Israel promotes first female Christian Arab to combat commander

The Israel Defense Forces (IDF) promoted a female Christian Arab to become a combat commander for the first time ever on Oct. 17.

Mona Abdo, 20, grew up in a Christian home in Haifa. She voluntarily enlisted in the IDF when she turned 18 with the encouragement of her family. Upon enlistment Mona was assigned to the Ordnance Corps. However, she quickly realized that she wanted more of an active role and was transferred to the combat unit Caracal—which has both male and female, and Arab and Jewish soldiers fighting alongside each other.

However, despite her family’s support, Mona has faced mixed reactions within her community. “There were people who were very proud of me, but there were those [Arabs] on the street who saw me with the IDF uniform and the fighter pin and told me I was a traitor,” Mona told Israel’s Channel 2 News.

With the IDF commanders training course behind her, Mona is looking forward to becoming a pioneering leader within the IDF.

“I’m very excited and I’m thinking about the fact that soon I’m going to get new troops who will be under my command. I hope to lead by personal example,” she said.

Why the Wiesenthal Center left the interfaith roundtable

This article first appeared in The Jewish Press

Sometimes, only a period of separation will save a troubled marriage. That is why the Simon Wiesenthal Center and other Jewish groups are pulling out of the Christian-Jewish Roundtable. Fifteen liberal Protestant leaders, including those of the Presbyterian, Lutheran and Methodist denominations, chose the Jewish High Holiday season to urge Congress to curtail U.S. aid to Israel.

We were expecting a different initiative from our dialogue partners, one focusing on the tens of millions of Christians under siege from Nigeria to Afghanistan. The oldest Christian communities on earth in the Assyrian Triangle of Iraq have been all but ethnically cleaned. More than ten million Coptic Christians in Egypt live in perpetual fear of a government controlled by the extremist Muslim Brotherhood. Practicing Christians in Iran, Pakistan, and Afghanistan are incarcerated on charges of blasphemy; in North Korea, they languish in huge concentration camps. As for the plight of the Palestinians–more have been killed in Syria in the past few weeks than in almost four years of conflict with Israel, since the end of the Gaza War.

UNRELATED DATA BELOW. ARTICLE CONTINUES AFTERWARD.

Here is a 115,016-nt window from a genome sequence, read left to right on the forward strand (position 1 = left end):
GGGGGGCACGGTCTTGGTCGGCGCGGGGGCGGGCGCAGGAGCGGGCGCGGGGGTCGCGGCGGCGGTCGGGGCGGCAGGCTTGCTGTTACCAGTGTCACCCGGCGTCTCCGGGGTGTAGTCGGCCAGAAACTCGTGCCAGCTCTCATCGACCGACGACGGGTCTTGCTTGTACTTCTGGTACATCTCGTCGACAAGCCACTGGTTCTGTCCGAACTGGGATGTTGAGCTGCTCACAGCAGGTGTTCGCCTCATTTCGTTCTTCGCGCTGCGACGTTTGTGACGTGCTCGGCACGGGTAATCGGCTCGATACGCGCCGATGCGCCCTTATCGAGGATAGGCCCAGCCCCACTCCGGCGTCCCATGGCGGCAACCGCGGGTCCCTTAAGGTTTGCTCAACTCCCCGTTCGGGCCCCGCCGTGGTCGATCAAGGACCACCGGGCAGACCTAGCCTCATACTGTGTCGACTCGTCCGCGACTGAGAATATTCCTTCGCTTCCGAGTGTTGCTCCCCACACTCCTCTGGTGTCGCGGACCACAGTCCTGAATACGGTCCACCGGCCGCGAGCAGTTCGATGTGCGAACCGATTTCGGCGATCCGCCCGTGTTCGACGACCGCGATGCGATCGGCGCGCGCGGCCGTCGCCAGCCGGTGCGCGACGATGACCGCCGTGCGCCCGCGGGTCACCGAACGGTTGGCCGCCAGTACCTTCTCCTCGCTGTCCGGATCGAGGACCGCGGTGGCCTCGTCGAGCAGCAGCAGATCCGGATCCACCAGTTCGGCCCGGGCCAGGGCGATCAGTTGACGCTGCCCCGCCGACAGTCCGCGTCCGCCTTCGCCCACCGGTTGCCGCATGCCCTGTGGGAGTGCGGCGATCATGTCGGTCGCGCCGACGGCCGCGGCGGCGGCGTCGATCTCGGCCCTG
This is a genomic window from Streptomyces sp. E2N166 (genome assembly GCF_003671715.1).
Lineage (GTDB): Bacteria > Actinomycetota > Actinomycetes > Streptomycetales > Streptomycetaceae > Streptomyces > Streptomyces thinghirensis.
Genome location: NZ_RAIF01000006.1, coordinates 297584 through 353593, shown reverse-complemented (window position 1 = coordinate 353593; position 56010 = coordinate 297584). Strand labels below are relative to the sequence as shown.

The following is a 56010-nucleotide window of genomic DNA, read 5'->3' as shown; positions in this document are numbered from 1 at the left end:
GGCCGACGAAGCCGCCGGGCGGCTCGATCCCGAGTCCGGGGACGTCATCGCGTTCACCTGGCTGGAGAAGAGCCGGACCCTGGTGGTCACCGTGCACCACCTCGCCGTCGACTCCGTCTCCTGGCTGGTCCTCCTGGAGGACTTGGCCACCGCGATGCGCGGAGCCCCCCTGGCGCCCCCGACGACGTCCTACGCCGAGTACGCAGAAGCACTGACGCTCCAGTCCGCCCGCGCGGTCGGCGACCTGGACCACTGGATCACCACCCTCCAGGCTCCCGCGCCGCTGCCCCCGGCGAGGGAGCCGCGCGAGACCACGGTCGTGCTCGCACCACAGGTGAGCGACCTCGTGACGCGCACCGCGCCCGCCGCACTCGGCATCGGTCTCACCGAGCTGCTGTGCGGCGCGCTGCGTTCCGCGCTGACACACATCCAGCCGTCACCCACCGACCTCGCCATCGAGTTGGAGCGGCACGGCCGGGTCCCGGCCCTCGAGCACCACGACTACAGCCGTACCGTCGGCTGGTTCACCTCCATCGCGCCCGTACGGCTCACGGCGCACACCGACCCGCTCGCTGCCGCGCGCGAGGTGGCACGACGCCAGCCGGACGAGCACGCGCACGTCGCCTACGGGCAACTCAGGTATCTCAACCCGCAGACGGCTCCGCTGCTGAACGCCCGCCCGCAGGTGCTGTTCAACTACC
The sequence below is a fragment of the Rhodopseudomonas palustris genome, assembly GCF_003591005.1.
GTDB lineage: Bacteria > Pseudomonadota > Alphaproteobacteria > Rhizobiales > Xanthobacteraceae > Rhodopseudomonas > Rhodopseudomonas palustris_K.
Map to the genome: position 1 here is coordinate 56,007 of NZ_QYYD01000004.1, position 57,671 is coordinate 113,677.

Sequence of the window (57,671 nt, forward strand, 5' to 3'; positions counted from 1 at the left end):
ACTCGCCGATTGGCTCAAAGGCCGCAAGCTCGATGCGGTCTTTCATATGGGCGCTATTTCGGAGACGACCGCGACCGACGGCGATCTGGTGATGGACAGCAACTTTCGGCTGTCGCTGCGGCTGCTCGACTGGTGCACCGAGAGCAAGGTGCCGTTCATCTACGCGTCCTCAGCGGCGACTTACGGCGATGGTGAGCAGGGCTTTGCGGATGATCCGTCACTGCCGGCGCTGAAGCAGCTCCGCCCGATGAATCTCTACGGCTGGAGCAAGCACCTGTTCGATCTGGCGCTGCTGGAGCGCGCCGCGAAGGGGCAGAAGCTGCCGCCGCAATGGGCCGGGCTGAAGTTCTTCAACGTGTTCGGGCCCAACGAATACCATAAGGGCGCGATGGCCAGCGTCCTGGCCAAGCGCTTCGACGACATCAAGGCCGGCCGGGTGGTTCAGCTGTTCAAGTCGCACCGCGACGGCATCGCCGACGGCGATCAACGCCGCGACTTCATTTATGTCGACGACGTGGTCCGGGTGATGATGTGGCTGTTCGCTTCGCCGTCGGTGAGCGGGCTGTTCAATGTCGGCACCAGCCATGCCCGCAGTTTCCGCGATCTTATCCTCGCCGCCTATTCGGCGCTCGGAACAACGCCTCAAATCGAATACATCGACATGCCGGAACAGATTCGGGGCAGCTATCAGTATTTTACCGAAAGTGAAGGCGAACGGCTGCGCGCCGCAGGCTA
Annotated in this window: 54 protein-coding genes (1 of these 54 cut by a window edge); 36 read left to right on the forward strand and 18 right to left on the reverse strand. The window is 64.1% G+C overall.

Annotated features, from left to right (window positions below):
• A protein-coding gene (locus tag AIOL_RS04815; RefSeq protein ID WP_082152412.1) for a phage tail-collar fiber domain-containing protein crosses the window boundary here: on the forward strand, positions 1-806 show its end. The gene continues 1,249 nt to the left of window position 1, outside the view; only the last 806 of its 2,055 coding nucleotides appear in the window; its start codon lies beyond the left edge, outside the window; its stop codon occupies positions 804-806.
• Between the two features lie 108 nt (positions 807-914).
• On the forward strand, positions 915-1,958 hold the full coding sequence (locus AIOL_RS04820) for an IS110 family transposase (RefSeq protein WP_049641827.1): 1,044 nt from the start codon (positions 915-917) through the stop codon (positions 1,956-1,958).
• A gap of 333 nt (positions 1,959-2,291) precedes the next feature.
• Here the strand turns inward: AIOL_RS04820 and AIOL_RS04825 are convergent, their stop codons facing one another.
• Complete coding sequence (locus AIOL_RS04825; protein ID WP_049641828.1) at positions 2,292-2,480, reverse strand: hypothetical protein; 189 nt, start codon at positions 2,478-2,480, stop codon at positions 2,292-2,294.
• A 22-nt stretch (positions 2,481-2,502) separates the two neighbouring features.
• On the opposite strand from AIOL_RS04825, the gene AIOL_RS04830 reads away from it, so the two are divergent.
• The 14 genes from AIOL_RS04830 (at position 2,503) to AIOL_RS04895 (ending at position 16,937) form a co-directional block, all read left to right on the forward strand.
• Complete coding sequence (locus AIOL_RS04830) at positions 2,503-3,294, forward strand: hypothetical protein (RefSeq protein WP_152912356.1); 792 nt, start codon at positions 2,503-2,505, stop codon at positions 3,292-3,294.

After decades of breaking bread together, we would have expected these church groups to ask us to join with them to shake the rafters with a prophetic scream on behalf of a religious minority under siege – Christians.

Instead, these groups stand mute while their own brothers and sisters are persecuted, and seek to invoke the wrath of Heaven and Congress on the Jewish state.

We’re not happy about the breakup of a relationship forged with optimism and sincerity. After WW 2, many Christians felt some responsibility for the theological anti-Semitism that set the stage for the racial anti-Semitism of Hitler’s Germany. For many, in the wake of images of Auschwitz, building bridges of understanding and respect to the Jewish world became a priority. At the same time, Jews saw the need to begin a new chapter in Jewish history, one in which Christian friends and neighbors were able to look to their own theology to find the dignity and validity of the Jewish experience. Decades of fruitful conversation and education followed.

There were always bumps in the road, particularly regarding the Jewish State. Unlike Evangelicals who were enthusiastic in their support, liberal denominations had a hard time fully accepting Israel and understanding its centrality to Jews. When Arab armies threatened Israel’s existence in 1948, ’67, and ’73, these denominations did not speak up, to the deep consternation of their Jewish partners. Both parties, however, remained in a less-than-perfect relationship, believing that a core mutual understanding could guide future dialogue. In the case of some signatories of the letter,there never was a relationship. The Mennonite “peace” church has never had anything but unvarnished contempt for Israel; the Quakers may be friends tomany, but not to the Jewish people.

Now, with the latest threat to vaporize Israel still ringing in our ears from Ahmadinejad's soon-to-be nuclearized Iran, with millions of Israelis livingwithin the target range of Hamas and Hezbollah rockets—these erstwhile friends choose this moment to call upon the U.S. to cut into Israel’s defensecapabilities.